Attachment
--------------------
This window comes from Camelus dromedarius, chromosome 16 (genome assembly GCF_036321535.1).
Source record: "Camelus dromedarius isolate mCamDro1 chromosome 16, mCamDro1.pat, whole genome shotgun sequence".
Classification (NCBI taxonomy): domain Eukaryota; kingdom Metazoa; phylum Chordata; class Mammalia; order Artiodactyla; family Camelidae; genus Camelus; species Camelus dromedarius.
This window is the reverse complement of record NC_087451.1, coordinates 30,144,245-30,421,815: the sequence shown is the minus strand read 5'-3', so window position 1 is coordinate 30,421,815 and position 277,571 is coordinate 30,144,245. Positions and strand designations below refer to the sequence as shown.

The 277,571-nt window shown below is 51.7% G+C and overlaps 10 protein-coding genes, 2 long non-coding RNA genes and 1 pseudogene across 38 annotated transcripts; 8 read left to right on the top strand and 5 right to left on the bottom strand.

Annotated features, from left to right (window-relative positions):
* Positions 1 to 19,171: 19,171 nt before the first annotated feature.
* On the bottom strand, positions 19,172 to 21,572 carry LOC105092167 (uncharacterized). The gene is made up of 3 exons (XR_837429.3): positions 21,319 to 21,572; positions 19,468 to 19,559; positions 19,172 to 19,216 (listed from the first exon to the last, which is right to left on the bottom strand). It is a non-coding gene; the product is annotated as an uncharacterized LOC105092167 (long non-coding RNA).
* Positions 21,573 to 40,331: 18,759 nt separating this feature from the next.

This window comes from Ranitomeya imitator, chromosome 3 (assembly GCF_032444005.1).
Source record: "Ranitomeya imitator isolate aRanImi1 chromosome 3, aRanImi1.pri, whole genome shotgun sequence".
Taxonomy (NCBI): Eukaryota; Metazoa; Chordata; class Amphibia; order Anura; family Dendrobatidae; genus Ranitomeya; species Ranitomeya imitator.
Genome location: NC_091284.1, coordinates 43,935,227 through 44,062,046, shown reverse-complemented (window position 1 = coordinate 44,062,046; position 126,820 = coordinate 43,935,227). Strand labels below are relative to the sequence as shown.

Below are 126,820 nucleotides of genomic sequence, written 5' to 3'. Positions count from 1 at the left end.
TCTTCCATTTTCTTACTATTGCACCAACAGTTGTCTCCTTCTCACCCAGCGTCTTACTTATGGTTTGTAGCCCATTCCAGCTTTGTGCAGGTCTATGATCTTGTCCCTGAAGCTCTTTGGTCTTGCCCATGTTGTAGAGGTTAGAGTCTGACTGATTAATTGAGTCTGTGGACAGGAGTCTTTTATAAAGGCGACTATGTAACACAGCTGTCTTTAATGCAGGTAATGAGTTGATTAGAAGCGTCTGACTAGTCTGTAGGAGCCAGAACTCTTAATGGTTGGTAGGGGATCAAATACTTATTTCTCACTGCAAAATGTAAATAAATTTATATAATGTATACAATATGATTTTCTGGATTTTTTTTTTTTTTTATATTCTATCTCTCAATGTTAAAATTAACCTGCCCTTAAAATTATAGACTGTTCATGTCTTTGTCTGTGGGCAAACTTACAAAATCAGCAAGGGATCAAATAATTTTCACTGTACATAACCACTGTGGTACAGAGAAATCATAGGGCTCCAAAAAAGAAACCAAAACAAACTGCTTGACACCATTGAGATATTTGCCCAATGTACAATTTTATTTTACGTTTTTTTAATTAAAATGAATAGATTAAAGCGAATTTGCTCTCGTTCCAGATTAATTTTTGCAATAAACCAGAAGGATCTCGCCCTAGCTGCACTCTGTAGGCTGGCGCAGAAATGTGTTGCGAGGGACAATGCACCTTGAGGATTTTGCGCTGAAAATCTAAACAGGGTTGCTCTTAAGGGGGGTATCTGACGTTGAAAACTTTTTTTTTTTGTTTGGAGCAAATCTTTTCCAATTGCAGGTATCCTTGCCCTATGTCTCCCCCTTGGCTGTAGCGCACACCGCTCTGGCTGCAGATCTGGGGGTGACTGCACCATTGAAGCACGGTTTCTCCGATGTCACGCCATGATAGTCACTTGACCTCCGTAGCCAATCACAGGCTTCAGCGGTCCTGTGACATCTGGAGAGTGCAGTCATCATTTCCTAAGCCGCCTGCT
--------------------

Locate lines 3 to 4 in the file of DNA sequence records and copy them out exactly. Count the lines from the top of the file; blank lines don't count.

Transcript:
Classification (NCBI taxonomy): domain Eukaryota; kingdom Metazoa; phylum Chordata; class Mammalia; order Artiodactyla; family Camelidae; genus Camelus; species Camelus dromedarius.
This window is the reverse complement of record NC_087451.1, coordinates 30,144,245-30,421,815: the sequence shown is the minus strand read 5'-3', so window position 1 is coordinate 30,421,815 and position 277,571 is coordinate 30,144,245. Positions and strand designations below refer to the sequence as shown.